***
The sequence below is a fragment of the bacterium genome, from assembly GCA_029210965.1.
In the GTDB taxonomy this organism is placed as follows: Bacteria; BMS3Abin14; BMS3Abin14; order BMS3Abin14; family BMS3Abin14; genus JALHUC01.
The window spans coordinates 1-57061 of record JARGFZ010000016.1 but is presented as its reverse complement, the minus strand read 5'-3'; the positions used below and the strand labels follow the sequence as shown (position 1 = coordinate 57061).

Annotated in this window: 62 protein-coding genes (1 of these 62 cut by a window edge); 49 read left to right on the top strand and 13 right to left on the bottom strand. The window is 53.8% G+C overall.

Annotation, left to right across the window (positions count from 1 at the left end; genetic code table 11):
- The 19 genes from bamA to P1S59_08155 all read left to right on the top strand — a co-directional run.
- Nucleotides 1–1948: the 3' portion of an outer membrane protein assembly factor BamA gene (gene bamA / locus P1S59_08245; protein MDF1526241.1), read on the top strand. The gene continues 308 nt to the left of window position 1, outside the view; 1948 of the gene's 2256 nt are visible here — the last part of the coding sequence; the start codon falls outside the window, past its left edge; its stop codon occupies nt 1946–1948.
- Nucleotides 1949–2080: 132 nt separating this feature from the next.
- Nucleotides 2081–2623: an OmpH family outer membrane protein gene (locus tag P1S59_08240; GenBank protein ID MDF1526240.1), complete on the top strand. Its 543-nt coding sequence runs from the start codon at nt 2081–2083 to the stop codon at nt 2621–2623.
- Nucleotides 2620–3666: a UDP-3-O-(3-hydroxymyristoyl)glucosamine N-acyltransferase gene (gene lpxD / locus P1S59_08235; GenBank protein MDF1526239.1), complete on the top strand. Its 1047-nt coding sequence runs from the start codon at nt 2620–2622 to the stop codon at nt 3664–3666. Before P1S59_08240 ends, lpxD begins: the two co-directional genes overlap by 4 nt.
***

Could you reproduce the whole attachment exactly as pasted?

The sequence below is a fragment of the bacterium genome, from assembly GCA_029210965.1.
In the GTDB taxonomy this organism is placed as follows: Bacteria; BMS3Abin14; BMS3Abin14; order BMS3Abin14; family BMS3Abin14; genus JALHUC01.
The window spans coordinates 1-57061 of record JARGFZ010000016.1 but is presented as its reverse complement, the minus strand read 5'-3'; the positions used below and the strand labels follow the sequence as shown (position 1 = coordinate 57061).

Annotated in this window: 62 protein-coding genes (1 of these 62 cut by a window edge); 49 read left to right on the top strand and 13 right to left on the bottom strand. The window is 53.8% G+C overall.

Annotation, left to right across the window (positions count from 1 at the left end; genetic code table 11):
- The 19 genes from bamA to P1S59_08155 all read left to right on the top strand — a co-directional run.
- Nucleotides 1–1948: the 3' portion of an outer membrane protein assembly factor BamA gene (gene bamA / locus P1S59_08245; protein MDF1526241.1), read on the top strand. The gene continues 308 nt to the left of window position 1, outside the view; 1948 of the gene's 2256 nt are visible here — the last part of the coding sequence; the start codon falls outside the window, past its left edge; its stop codon occupies nt 1946–1948.
- Nucleotides 1949–2080: 132 nt separating this feature from the next.
- Nucleotides 2081–2623: an OmpH family outer membrane protein gene (locus tag P1S59_08240; GenBank protein ID MDF1526240.1), complete on the top strand. Its 543-nt coding sequence runs from the start codon at nt 2081–2083 to the stop codon at nt 2621–2623.
- Nucleotides 2620–3666: a UDP-3-O-(3-hydroxymyristoyl)glucosamine N-acyltransferase gene (gene lpxD / locus P1S59_08235; GenBank protein MDF1526239.1), complete on the top strand. Its 1047-nt coding sequence runs from the start codon at nt 2620–2622 to the stop codon at nt 3664–3666. Before P1S59_08240 ends, lpxD begins: the two co-directional genes overlap by 4 nt.